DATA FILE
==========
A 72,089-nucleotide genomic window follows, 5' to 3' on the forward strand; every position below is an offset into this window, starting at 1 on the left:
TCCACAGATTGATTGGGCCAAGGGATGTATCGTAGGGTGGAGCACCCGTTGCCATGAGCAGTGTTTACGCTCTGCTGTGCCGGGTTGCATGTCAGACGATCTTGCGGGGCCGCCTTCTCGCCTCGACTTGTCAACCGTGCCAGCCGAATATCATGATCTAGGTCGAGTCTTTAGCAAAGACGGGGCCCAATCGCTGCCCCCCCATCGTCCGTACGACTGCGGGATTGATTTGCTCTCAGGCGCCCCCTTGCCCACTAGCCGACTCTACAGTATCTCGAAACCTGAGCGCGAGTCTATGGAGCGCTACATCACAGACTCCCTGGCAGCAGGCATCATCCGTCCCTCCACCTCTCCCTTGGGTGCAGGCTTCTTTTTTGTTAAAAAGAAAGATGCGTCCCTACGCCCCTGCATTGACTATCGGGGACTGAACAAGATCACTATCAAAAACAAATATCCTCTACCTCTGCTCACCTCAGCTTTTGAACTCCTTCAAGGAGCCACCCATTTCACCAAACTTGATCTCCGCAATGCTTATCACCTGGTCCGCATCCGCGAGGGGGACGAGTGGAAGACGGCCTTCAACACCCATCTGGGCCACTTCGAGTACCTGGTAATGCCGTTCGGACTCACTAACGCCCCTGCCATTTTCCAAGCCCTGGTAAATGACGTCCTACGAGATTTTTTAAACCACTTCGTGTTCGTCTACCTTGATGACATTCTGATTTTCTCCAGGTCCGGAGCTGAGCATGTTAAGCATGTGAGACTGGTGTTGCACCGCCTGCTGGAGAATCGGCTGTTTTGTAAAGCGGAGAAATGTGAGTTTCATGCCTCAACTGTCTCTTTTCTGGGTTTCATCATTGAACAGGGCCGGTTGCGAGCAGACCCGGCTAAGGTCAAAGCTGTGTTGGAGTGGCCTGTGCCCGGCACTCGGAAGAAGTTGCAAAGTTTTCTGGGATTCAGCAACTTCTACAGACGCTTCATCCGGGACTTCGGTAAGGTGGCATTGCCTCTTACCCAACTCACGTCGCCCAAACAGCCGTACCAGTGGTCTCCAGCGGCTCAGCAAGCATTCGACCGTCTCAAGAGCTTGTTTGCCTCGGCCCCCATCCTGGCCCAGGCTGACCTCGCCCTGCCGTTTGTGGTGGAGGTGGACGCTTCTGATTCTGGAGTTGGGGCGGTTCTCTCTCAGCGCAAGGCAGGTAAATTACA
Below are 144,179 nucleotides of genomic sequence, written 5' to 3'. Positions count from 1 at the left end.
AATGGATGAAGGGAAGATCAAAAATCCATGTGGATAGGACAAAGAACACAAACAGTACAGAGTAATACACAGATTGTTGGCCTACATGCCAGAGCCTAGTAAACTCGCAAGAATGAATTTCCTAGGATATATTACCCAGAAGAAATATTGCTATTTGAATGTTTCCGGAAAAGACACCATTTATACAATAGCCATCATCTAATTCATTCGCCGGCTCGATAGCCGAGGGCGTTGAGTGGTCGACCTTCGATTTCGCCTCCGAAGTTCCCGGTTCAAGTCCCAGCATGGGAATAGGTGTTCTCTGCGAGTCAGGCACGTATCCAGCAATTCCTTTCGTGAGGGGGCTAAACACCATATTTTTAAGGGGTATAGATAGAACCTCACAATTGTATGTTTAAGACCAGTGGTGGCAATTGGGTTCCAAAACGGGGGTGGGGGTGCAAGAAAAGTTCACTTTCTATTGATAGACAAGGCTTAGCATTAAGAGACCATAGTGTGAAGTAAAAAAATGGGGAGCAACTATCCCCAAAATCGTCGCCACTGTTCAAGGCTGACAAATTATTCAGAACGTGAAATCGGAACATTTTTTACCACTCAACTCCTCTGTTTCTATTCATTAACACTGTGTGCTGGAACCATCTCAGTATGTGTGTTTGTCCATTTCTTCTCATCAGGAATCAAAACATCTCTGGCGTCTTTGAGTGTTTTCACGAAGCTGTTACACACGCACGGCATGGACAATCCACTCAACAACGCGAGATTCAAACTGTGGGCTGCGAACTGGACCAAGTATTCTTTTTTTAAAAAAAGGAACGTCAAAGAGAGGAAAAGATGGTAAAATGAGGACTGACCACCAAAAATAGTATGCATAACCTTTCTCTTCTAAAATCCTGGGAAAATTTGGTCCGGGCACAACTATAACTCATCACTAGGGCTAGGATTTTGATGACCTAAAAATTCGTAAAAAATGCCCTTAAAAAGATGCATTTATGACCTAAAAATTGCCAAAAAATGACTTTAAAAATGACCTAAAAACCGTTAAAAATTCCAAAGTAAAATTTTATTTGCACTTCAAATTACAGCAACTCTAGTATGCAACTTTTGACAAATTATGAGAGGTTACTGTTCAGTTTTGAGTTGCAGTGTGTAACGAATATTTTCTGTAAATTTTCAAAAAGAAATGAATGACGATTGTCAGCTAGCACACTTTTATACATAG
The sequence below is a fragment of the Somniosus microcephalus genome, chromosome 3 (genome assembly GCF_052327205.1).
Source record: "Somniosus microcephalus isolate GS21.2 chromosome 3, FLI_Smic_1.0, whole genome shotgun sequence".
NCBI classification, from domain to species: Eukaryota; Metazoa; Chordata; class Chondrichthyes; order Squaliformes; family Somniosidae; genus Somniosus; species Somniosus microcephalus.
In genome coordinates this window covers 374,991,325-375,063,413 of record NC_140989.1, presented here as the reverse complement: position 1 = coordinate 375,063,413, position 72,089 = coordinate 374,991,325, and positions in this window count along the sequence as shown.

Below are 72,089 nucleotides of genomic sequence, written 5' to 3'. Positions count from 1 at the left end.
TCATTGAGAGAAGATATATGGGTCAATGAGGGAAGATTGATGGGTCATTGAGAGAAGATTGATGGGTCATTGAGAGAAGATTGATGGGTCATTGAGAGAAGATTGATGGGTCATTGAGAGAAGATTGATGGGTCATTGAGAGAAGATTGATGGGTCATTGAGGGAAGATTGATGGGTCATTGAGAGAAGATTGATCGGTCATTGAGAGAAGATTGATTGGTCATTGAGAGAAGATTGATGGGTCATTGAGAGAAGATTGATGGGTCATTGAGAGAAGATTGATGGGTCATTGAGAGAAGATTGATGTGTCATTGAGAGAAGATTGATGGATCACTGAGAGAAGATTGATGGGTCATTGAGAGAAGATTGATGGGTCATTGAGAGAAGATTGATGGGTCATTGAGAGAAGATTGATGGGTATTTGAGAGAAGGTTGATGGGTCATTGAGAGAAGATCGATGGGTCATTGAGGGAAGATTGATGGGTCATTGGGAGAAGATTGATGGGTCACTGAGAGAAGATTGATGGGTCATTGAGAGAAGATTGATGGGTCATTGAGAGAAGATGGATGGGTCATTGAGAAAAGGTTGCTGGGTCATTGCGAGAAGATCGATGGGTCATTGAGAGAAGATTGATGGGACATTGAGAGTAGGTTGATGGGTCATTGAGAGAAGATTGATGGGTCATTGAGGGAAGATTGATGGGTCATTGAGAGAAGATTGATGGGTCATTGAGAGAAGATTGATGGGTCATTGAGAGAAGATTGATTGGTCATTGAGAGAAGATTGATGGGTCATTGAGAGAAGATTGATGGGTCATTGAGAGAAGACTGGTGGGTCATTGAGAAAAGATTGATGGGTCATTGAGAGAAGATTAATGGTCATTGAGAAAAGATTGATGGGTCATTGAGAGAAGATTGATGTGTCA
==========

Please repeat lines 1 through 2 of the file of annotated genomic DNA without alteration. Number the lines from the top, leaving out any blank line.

A 72,089-nucleotide genomic window follows, 5' to 3' on the forward strand; every position below is an offset into this window, starting at 1 on the left:
TCCACAGATTGATTGGGCCAAGGGATGTATCGTAGGGTGGAGCACCCGTTGCCATGAGCAGTGTTTACGCTCTGCTGTGCCGGGTTGCATGTCAGACGATCTTGCGGGGCCGCCTTCTCGCCTCGACTTGTCAACCGTGCCAGCCGAATATCATGATCTAGGTCGAGTCTTTAGCAAAGACGGGGCCCAATCGCTGCCCCCCCATCGTCCGTACGACTGCGGGATTGATTTGCTCTCAGGCGCCCCCTTGCCCACTAGCCGACTCTACAGTATCTCGAAACCTGAGCGCGAGTCTATGGAGCGCTACATCACAGACTCCCTGGCAGCAGGCATCATCCGTCCCTCCACCTCTCCCTTGGGTGCAGGCTTCTTTTTTGTTAAAAAGAAAGATGCGTCCCTACGCCCCTGCATTGACTATCGGGGACTGAACAAGATCACTATCAAAAACAAATATCCTCTACCTCTGCTCACCTCAGCTTTTGAACTCCTTCAAGGAGCCACCCATTTCACCAAACTTGATCTCCGCAATGCTTATCACCTGGTCCGCATCCGCGAGGGGGACGAGTGGAAGACGGCCTTCAACACCCATCTGGGCCACTTCGAGTACCTGGTAATGCCGTTCGGACTCACTAACGCCCCTGCCATTTTCCAAGCCCTGGTAAATGACGTCCTACGAGATTTTTTAAACCACTTCGTGTTCGTCTACCTTGATGACATTCTGATTTTCTCCAGGTCCGGAGCTGAGCATGTTAAGCATGTGAGACTGGTGTTGCACCGCCTGCTGGAGAATCGGCTGTTTTGTAAAGCGGAGAAATGTGAGTTTCATGCCTCAACTGTCTCTTTTCTGGGTTTCATCATTGAACAGGGCCGGTTGCGAGCAGACCCGGCTAAGGTCAAAGCTGTGTTGGAGTGGCCTGTGCCCGGCACTCGGAAGAAGTTGCAAAGTTTTCTGGGATTCAGCAACTTCTACAGACGCTTCATCCGGGACTTCGGTAAGGTGGCATTGCCTCTTACCCAACTCACGTCGCCCAAACAGCCGTACCAGTGGTCTCCAGCGGCTCAGCAAGCATTCGACCGTCTCAAGAGCTTGTTTGCCTCGGCCCCCATCCTGGCCCAGGCTGACCTCGCCCTGCCGTTTGTGGTGGAGGTGGACGCTTCTGATTCTGGAGTTGGGGCGGTTCTCTCTCAGCGCAAGGCAGGTAAATTACA